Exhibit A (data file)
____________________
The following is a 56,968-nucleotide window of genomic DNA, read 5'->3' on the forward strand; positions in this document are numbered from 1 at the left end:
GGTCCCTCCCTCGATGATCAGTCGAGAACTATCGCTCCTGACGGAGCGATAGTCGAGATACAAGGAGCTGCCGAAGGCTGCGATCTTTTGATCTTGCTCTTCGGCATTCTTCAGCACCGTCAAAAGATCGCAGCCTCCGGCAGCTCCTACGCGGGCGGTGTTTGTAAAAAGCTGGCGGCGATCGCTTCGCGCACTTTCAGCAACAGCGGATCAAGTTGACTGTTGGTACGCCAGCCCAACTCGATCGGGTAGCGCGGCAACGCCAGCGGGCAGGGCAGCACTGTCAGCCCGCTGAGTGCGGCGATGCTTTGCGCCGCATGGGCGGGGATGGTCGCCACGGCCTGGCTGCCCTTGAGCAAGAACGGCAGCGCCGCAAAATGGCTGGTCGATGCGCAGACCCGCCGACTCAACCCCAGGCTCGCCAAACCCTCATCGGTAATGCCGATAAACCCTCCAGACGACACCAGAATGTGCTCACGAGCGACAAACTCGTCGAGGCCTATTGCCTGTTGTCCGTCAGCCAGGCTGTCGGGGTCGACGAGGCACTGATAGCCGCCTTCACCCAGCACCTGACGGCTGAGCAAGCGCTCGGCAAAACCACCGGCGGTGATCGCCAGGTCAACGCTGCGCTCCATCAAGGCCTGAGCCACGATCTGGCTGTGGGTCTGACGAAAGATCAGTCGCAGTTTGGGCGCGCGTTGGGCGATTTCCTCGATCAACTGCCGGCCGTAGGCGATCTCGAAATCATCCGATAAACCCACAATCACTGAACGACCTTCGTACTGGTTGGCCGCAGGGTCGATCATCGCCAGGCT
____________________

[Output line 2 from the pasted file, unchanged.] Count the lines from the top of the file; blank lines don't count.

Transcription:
GGTCCCTCCCTCGATGATCAGTCGAGAACTATCGCTCCTGACGGAGCGATAGTCGAGATACAAGGAGCTGCCGAAGGCTGCGATCTTTTGATCTTGCTCTTCGGCATTCTTCAGCACCGTCAAAAGATCGCAGCCTCCGGCAGCTCCTACGCGGGCGGTGTTTGTAAAAAGCTGGCGGCGATCGCTTCGCGCACTTTCAGCAACAGCGGATCAAGTTGACTGTTGGTACGCCAGCCCAACTCGATCGGGTAGCGCGGCAACGCCAGCGGGCAGGGCAGCACTGTCAGCCCGCTGAGTGCGGCGATGCTTTGCGCCGCATGGGCGGGGATGGTCGCCACGGCCTGGCTGCCCTTGAGCAAGAACGGCAGCGCCGCAAAATGGCTGGTCGATGCGCAGACCCGCCGACTCAACCCCAGGCTCGCCAAACCCTCATCGGTAATGCCGATAAACCCTCCAGACGACACCAGAATGTGCTCACGAGCGACAAACTCGTCGAGGCCTATTGCCTGTTGTCCGTCAGCCAGGCTGTCGGGGTCGACGAGGCACTGATAGCCGCCTTCACCCAGCACCTGACGGCTGAGCAAGCGCTCGGCAAAACCACCGGCGGTGATCGCCAGGTCAACGCTGCGCTCCATCAAGGCCTGAGCCACGATCTGGCTGTGGGTCTGACGAAAGATCAGTCGCAGTTTGGGCGCGCGTTGGGCGATTTCCTCGATCAACTGCCGGCCGTAGGCGATCTCGAAATCATCCGATAAACCCACAATCACTGAACGACCTTCGTACTGGTTGGCCGCAGGGTCGATCATCGCCAGGCT